Nuts, dried fruit, and camel milk in every permutation sit on the table: fresh salted camel curd, hard and dry nuggets of that same curd, yogurt, fresh, fermented and dried into sheets, the table a complete explanation of all the traditional ways to preserve this precious dairy. Until Wang Yuan was founded, this was the only way camel milk lasted past the first few days of freshness. A vacuum flask of warm milk from the camels we had just seen sits at the end of the table. It is a proper Kazakh feast, passed off as just a few snacks among friends.
A man in nice slacks, a polo shirt, and an embroidered velvet prayer hat joins us in the yurt. He had been standing outside during the milking, supervising, but he wasn’t with our party from Wang Yuan. He was too clean to be a herder but too interested in the details to be stranger. As he takes a prime position on the elevated platform, directly opposite the door, we understand this is the Camel Boss. Over a bowl of gamey zhuancha, a rough and salty milk tea made with butter and camel milk, we learn that this is Jengis Tohan, no longer a herder or sheep farmer, but a budding camel-milk entrepreneur. In 2011, when Wang Yuan was founded, he used his savings and sold his flock of sheep to buy 75 camels, back when the females were cheap, and things have gone well. He’s now up to 90 camels and planning a jump to 200. The female camels are now valued at about $3,000 USD, a sevenfold increase from when he bought them. In a county where the per capita income is less than $1,500 per year, camel milk has been good to him.
From here, the milk we’ve seen will be collected by one of the roving Wang Yuan tank trucks, which roam up to 500 miles away from the Fuhai factory, collecting milk from all sizes of milking operations. The collected milk is then put through the proprietary Wang Yuan process. This is crucial. The rarity of camel milk in the past and the abundance of preserved products that we were offered go hand in hand. Without refrigeration, the traditional herders had to drink the milk fresh, or preserve it. Wang Yuan’s breakthrough, as Chen tells us later, is an enzymatic process that disables the unnamed molecules or proteins that cause camel milk to spoil. It’s only here in China, of all the camel milk-producing countries across the Middle East and Africa, that anyone has been able to break this code. “The cans say ‘Best within six months’,” Chen tells us, “but that’s just to play it safe. This milk will last up to two years.”
Like that, what once was a highly regional and limited product has suddenly become available across China, sold in specialty Wang Yuan shops in Shanghai, where I live and first noticed the phenomenon, to Guangzhou, where sales are fastest, the local population big on health and unfazed by a price tag that would be roughly the equivalent of $18 USD per can in the U.S., if you account for the difference in income. They sell in packs of six.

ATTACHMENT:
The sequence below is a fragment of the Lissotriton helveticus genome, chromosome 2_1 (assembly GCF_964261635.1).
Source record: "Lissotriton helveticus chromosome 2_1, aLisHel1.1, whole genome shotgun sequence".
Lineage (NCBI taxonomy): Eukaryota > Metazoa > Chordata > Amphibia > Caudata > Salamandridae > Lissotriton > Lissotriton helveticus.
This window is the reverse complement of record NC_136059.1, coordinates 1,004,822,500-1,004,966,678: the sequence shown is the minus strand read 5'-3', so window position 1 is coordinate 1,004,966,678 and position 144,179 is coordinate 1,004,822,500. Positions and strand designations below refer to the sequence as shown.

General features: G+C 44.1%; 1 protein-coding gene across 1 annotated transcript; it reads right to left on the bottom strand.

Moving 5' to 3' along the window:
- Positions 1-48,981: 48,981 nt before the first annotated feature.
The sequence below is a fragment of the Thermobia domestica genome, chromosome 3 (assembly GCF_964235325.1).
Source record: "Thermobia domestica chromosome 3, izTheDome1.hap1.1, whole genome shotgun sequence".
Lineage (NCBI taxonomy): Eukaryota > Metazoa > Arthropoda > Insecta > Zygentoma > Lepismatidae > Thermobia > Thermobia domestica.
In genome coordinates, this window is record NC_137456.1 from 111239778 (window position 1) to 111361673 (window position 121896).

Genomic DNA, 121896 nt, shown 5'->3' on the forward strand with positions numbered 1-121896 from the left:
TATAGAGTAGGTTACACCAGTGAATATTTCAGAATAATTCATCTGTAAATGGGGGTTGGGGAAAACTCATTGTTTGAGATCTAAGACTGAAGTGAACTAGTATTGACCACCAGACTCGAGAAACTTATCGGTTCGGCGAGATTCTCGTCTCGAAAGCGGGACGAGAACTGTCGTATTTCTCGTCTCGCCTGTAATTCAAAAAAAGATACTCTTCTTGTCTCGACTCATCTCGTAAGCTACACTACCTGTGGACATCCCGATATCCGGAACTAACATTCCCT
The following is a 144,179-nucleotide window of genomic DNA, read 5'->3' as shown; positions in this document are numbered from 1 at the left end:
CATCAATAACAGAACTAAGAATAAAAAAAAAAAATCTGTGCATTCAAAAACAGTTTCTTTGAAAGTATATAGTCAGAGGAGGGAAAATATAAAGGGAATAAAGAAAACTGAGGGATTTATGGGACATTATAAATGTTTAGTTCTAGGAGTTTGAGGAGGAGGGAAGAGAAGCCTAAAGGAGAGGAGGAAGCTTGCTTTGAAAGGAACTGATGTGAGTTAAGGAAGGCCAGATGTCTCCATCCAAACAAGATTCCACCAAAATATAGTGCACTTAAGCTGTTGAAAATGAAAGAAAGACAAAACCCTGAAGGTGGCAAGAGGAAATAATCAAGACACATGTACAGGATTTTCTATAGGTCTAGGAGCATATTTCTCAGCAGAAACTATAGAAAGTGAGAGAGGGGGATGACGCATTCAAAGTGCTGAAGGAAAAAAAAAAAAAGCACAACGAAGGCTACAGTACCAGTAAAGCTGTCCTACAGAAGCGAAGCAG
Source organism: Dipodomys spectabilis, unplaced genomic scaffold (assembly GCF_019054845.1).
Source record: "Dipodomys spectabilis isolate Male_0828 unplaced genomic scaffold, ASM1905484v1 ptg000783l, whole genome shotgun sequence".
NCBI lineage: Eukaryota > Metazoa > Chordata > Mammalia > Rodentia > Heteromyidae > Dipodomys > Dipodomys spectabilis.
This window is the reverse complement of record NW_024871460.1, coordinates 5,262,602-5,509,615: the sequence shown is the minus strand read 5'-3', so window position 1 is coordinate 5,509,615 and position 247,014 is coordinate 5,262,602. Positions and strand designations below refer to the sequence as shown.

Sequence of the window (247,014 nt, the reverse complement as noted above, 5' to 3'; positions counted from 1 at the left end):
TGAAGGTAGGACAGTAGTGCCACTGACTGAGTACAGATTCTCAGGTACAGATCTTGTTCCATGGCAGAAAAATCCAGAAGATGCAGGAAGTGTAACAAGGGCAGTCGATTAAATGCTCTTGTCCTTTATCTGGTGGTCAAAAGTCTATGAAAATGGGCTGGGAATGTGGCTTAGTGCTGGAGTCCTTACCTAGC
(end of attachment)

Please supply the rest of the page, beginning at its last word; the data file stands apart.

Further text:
Since 2011, when the company opened, Wang Yuan’s revenues have grown to RMB 230 million ($34 million USD) in 2016, up 15 percent from 2015. They have more than 500 outlets, with locations in every province in China except Tibet. They recently added a RMB 90 million ($13 million USD) research and development extension to their factory in Fuhai, and a new factory in Inner Mongolia is in trial operations.
Wang Yuan is the biggest employer in Fuhai county, and to hear the CEO and local camel farmers tell it, the best thing to happen to the county in decades. Ten years ago, herders were living below the poverty line, making RMB 3,000 a year, and there was a serious social problem with alcohol and drunks freezing to death during the brutal winters. The company had done more for the growth of per capita income than any government project, and some 340 families were now raising camels, some bought with subsidies from the government, making ten times their previous annual income. “It’s not like cows,” Chen told us. “One squeeze, one fen [$0.02].” He mimicked milking a cow. “With camels, it’s one squeeze, one kuai($0.20). One squeeze, two kuai[$0.40].”
We go out to lunch at a bare-bones pilaf restaurant, where the options are rice, rice with Altay lamb, and extra lamb. When it comes time to pay, the waitress says two words—Wang Yuan—and refuses our money.
We sit with Chen as he outlines his first encounter with camels in Dubai in the early 2000s through years of visits to India, Mongolia, the Middle East and Africa, to see camels and the culture that surrounds them. To his surprise, there was barely a market for anything but meat, and even then it was small. Finally, after years of research, he commissioned a study to analyze the various proteins in the milk, looking for one that would be particularly well-suited to the cosmetics industry. It didn’t work.
Chen is a slight man with hawkish features, and he comes up to the chest of most of the herders. But decades in manufacturing on the China’s eastern seaboard, where he is originally from, have made him business savvy, and eventually he found his way to Fuhai and the Kazakhs, who already had a small population of camels. After the cosmetics failure, he took his cue from the Kazakhs and Mongolians around him, who prized the milk’s medicinal properties, and decided to pursue milk. But with villages up to 200 miles apart in some cases, collection and transportation posed a problem. Keeping the milk fresh would be nearly impossible. That challenge pushed him to develop a proprietary processing system that he says disables the molecules in the milk that trigger spoilage, allowing the milk to stay shelf-stable for 24 months, without destroying the bacteria that make the milk so beneficial in the first place. He is up-to-date on the microbiome and recent research suggesting it might be a factor in Alzheimer’s—just another disease his camel milk will help treat. He was part of a team in 2013 that sequenced the Bactrian camel genome and published its findings in the British journal Nature. Some publications report that the milk increases the body’s productions of antioxidant enzymes and may have a positive effect for people with food allergies, Type 1 diabetes, hepatitis B and other autoimmune diseases. The largest market in the U.S. are the parents of autistic children, who believe it has a calming effect on their kids.